|Incidence of Botrytis cinerea and Sclerotinia sclerotiorum in seed alfalfa fields of southern Alberta|
J. REICH (1), D. Johnson (1), S. Chatterton (2). (1) University of Lethbridge, Lethbridge, AB, Canada; (2) Agriculture and Agri-Food Canada, Lethbridge, AB, Canada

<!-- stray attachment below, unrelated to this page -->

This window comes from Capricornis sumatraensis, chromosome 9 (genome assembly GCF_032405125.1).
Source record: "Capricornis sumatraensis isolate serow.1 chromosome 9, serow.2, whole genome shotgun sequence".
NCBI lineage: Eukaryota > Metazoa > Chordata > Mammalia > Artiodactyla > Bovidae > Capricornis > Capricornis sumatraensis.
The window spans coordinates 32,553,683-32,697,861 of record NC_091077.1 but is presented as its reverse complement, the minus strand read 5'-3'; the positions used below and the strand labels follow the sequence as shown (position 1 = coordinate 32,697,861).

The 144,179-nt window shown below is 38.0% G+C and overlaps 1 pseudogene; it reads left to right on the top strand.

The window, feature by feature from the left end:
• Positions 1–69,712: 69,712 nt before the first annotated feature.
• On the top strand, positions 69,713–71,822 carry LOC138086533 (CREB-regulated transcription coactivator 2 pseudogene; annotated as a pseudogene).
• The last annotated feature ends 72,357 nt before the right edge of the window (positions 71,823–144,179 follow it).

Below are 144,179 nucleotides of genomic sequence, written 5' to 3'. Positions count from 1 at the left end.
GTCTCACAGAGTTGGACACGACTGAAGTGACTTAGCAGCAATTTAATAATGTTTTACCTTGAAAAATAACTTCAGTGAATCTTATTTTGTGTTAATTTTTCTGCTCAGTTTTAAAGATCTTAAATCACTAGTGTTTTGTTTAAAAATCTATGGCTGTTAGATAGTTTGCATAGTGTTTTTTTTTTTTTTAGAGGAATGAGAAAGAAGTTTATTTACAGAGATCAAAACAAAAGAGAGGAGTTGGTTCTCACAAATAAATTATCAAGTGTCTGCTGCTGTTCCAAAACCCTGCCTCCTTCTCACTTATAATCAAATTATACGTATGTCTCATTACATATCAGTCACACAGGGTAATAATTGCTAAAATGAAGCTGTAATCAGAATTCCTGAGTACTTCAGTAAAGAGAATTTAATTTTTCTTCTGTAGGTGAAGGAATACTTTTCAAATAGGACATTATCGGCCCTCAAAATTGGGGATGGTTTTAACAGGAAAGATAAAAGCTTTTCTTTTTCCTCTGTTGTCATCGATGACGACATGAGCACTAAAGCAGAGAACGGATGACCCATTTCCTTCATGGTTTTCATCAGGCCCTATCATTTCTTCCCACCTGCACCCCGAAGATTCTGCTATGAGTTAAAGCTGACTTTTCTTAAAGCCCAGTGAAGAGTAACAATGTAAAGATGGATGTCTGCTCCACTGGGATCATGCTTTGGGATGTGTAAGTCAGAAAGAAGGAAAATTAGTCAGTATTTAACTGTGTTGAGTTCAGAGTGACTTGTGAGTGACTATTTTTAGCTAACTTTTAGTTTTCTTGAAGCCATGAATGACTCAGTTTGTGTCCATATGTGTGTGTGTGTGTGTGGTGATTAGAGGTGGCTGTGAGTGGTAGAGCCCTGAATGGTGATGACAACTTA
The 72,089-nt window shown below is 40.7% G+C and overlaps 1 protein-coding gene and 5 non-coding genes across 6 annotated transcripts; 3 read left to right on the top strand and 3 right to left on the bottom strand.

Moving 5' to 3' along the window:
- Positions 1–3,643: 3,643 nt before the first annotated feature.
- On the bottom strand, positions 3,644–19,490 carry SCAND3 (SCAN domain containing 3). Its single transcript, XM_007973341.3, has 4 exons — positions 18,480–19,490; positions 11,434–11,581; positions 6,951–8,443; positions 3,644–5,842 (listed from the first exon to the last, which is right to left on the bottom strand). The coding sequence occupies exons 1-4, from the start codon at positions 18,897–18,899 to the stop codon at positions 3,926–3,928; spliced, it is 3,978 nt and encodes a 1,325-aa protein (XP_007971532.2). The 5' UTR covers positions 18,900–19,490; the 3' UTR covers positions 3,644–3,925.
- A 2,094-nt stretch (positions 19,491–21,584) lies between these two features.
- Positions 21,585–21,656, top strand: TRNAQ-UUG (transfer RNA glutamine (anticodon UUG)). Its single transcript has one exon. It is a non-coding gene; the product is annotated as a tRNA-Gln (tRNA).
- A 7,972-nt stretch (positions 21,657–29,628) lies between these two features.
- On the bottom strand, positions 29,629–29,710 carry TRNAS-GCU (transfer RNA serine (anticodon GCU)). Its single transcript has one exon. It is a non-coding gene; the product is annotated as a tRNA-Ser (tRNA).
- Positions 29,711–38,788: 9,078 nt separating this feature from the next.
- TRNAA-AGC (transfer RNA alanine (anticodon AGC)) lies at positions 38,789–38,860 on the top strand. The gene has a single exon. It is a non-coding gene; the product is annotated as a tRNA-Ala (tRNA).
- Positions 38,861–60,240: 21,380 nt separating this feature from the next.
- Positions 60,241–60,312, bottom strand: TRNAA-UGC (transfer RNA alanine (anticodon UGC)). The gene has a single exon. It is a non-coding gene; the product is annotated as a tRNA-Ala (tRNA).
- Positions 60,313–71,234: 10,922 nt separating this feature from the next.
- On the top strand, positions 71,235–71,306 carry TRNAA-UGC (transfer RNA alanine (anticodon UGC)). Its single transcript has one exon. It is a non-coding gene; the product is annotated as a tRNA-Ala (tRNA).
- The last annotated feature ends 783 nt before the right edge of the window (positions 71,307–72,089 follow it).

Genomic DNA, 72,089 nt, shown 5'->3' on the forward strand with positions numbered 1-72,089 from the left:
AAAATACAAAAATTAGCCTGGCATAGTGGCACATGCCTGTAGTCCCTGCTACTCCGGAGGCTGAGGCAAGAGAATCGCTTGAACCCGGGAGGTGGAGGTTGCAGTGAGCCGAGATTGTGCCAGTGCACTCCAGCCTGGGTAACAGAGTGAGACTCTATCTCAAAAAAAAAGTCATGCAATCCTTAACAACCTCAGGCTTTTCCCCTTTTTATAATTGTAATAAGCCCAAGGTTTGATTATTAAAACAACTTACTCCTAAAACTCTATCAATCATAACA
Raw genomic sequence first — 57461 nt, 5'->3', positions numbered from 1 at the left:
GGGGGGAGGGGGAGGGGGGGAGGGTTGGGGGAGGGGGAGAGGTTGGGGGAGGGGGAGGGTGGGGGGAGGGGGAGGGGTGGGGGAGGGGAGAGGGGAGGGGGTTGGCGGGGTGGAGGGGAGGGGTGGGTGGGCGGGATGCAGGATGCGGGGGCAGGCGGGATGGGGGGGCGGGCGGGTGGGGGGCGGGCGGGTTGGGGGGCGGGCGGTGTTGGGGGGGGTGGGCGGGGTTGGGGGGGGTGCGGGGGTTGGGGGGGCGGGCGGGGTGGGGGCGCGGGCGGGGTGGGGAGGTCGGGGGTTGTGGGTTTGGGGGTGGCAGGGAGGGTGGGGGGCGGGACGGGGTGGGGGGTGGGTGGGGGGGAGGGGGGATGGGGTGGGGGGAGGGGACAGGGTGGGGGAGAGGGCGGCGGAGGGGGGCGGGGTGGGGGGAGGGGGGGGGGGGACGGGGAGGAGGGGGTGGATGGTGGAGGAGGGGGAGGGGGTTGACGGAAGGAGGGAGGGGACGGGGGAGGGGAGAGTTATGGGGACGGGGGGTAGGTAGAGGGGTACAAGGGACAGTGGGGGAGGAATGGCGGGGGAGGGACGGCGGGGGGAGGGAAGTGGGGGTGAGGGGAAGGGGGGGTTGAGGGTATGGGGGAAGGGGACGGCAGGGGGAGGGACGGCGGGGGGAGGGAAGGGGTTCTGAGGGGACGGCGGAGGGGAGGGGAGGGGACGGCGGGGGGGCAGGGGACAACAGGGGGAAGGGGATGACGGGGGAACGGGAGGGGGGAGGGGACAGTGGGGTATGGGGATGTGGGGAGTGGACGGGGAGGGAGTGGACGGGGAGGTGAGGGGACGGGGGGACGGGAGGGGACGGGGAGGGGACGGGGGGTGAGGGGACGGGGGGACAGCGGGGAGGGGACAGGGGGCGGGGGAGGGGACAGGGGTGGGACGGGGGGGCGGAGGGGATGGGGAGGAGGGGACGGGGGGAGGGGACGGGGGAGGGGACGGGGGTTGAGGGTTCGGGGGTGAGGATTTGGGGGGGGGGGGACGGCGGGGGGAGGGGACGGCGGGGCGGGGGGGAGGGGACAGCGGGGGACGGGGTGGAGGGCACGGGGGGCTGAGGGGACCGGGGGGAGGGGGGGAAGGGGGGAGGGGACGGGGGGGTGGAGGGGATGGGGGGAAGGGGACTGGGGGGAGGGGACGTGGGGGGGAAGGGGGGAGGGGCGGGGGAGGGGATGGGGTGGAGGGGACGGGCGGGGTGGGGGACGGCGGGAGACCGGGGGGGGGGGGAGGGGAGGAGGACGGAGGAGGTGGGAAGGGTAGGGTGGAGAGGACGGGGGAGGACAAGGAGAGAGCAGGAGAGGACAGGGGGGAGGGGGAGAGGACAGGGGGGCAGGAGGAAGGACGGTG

In cool, moist conditions, blossom blight of seed alfalfa, caused by the fungal pathogens <i>Botrytis cinerea</i> Pers.:Fr. and <i>Sclerotinia sclerotiorum</i> (Lib.) de Bary<i>,</i> are the largest contributors to seed yield losses in western Canada. Recently, growers in southern Alberta, the largest seed alfalfa production area in Canada, have experienced reduced seed yields without obvious symptoms of blossom blight. To determine whether blossom blight pathogens may be associated with yield losses, surveys were performed every 2-3 weeks in 19 seed alfalfa fields in the region. Visual ratings of severity and incidence were assigned in the fields, and flower and/or pod samples were plated on selective media. Based on field observations, blossom blight was present at trace levels. Plated samples revealed that, in all fields surveyed, <i>B. cinerea</i> infected 65% of florets at the beginning of July, and levels increased steadily to nearly 100% infected pods at the end of August. In all fields surveyed, <i>S. sclerotiorum</i> infected 10% of florets at the beginning of July, levels peaked in pods at 20% at the end of July, and declined to <10% by the end of August. <i>B. cinerea </i>infected 15% of harvested seeds, but no infection by <i>S. sclerotiorum </i>was observed. Results indicate that <i>B. cinerea</i> inoculum persists throughout the growing season on symptomless plant tissues. Greenhouse studies are under way to determine the impact of symptomless infection by <i>B. cinerea</i> on seed development and yield.